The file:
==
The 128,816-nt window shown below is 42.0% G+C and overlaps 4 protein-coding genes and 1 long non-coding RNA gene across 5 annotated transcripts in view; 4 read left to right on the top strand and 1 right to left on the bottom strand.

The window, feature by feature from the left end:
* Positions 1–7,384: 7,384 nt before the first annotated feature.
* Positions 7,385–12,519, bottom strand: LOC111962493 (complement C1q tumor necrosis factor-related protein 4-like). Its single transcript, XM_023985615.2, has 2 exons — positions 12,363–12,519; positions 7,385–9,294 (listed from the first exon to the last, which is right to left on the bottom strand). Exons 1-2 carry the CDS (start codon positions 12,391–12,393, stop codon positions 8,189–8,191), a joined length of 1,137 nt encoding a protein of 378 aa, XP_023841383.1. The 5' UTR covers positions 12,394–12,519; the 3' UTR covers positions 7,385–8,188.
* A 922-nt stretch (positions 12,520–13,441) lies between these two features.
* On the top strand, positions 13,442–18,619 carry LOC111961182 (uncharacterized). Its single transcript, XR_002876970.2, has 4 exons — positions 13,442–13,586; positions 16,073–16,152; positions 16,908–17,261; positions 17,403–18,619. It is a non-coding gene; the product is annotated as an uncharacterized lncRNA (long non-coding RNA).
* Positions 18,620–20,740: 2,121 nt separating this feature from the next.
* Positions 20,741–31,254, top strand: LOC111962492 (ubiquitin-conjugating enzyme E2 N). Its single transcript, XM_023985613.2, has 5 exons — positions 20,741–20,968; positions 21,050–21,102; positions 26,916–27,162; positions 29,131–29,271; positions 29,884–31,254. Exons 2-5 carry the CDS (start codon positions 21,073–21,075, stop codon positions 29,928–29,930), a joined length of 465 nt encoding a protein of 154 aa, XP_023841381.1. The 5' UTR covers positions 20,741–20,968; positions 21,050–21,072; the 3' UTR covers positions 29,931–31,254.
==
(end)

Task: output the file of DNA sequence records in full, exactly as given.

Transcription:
The 128,816-nt window shown below is 42.0% G+C and overlaps 4 protein-coding genes and 1 long non-coding RNA gene across 5 annotated transcripts in view; 4 read left to right on the top strand and 1 right to left on the bottom strand.

The window, feature by feature from the left end:
* Positions 1–7,384: 7,384 nt before the first annotated feature.
* Positions 7,385–12,519, bottom strand: LOC111962493 (complement C1q tumor necrosis factor-related protein 4-like). Its single transcript, XM_023985615.2, has 2 exons — positions 12,363–12,519; positions 7,385–9,294 (listed from the first exon to the last, which is right to left on the bottom strand). Exons 1-2 carry the CDS (start codon positions 12,391–12,393, stop codon positions 8,189–8,191), a joined length of 1,137 nt encoding a protein of 378 aa, XP_023841383.1. The 5' UTR covers positions 12,394–12,519; the 3' UTR covers positions 7,385–8,188.
* A 922-nt stretch (positions 12,520–13,441) lies between these two features.
* On the top strand, positions 13,442–18,619 carry LOC111961182 (uncharacterized). Its single transcript, XR_002876970.2, has 4 exons — positions 13,442–13,586; positions 16,073–16,152; positions 16,908–17,261; positions 17,403–18,619. It is a non-coding gene; the product is annotated as an uncharacterized lncRNA (long non-coding RNA).
* Positions 18,620–20,740: 2,121 nt separating this feature from the next.
* Positions 20,741–31,254, top strand: LOC111962492 (ubiquitin-conjugating enzyme E2 N). Its single transcript, XM_023985613.2, has 5 exons — positions 20,741–20,968; positions 21,050–21,102; positions 26,916–27,162; positions 29,131–29,271; positions 29,884–31,254. Exons 2-5 carry the CDS (start codon positions 21,073–21,075, stop codon positions 29,928–29,930), a joined length of 465 nt encoding a protein of 154 aa, XP_023841381.1. The 5' UTR covers positions 20,741–20,968; positions 21,050–21,072; the 3' UTR covers positions 29,931–31,254.